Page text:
Family-owned Al Jaber Group is one of several businesses in the UAE that were affected by the 2008 financial crisis/Bloombergby Bloomberg
Emirates NBD, Dubai’s biggest bank is considering seizing a plot of land in the Dubai International Financial Centre that belongs to debt-laden Al Jaber Group.
The bank is considering taking over or selling the undeveloped land in the financial hub after becoming unsatisfied with little progress in assets sales under Al Jaber’s debt restructuring.
The land—worth about $70 million—was used as collateral to secure a loan for Chairman Obaid Khaleefa Al Jaber Al-Marri. Al Rihab Real Estate Company, a unit of Al Jaber, defaulted on a mortgage-related to the land.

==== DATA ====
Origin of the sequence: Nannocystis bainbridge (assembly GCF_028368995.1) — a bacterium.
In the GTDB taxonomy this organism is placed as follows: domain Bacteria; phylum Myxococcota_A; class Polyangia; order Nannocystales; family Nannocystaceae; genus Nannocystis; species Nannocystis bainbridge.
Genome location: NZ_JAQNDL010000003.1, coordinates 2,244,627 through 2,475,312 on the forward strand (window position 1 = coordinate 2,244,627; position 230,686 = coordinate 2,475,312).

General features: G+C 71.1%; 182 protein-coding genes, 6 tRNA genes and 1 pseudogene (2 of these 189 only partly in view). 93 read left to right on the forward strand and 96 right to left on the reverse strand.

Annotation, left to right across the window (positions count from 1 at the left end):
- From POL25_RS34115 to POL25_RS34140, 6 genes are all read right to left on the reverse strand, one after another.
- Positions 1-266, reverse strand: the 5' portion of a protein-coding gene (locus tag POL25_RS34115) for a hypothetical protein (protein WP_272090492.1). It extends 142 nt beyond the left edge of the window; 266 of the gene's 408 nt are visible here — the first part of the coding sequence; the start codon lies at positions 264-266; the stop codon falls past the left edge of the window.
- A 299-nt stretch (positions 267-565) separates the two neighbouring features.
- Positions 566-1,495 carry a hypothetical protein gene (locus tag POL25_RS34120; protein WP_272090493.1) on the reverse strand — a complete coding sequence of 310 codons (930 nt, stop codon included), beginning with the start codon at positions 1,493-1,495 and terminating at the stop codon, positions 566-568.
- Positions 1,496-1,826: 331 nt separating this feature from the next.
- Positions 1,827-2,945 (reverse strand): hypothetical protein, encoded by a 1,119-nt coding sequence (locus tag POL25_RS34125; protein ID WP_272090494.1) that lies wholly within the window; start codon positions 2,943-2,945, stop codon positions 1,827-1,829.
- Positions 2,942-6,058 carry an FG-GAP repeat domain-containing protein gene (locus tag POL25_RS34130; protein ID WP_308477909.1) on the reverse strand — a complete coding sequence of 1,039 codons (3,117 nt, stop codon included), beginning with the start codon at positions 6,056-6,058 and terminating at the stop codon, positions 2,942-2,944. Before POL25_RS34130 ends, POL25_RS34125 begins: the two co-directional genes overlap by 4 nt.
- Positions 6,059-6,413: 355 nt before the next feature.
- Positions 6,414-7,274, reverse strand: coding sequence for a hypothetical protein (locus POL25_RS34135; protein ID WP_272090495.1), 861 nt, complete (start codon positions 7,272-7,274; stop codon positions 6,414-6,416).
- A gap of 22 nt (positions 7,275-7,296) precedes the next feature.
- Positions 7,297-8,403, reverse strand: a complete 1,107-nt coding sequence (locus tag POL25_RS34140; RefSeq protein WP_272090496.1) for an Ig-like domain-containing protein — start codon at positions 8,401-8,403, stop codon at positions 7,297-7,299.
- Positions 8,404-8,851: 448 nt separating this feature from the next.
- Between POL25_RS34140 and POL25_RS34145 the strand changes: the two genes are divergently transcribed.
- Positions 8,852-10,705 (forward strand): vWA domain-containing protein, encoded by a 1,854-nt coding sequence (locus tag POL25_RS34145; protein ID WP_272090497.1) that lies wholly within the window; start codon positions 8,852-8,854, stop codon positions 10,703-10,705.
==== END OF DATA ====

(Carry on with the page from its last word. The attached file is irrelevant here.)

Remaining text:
Al Jaber last year agreed to raise about $445 million from asset sales by the end of 2019 while members of the Al Jaber family and other shareholders pledged to raise as much as $210 million by selling personal assets.
Family-owned Al Jaber, which borrowed heavily to expand in construction, engineering and shipping, is one of several businesses in the UAE that ran into trouble after the 2008 financial crisis. The company signed a pact to alter the terms on around $4 billion of debt in 2014 and agreed to restructure up to $1.5 billion last year.
Creditors—which include hedge funds and local banks—are now focusing on a AED 4.5 billion ($1.2 billion) loan the Chairman of Al Jaber Group got as part of the first restructuring. The facility was a related-party transaction and bears a personal liability to the shareholder.
Local banks such as Abu Dhabi Commercial Bank and First Abu Dhabi Bank are said to have already forced the sale of the Shangri-La hotel in Dubai and are seeking to do the same for the Shangri-La hotel in Abu Dhabi.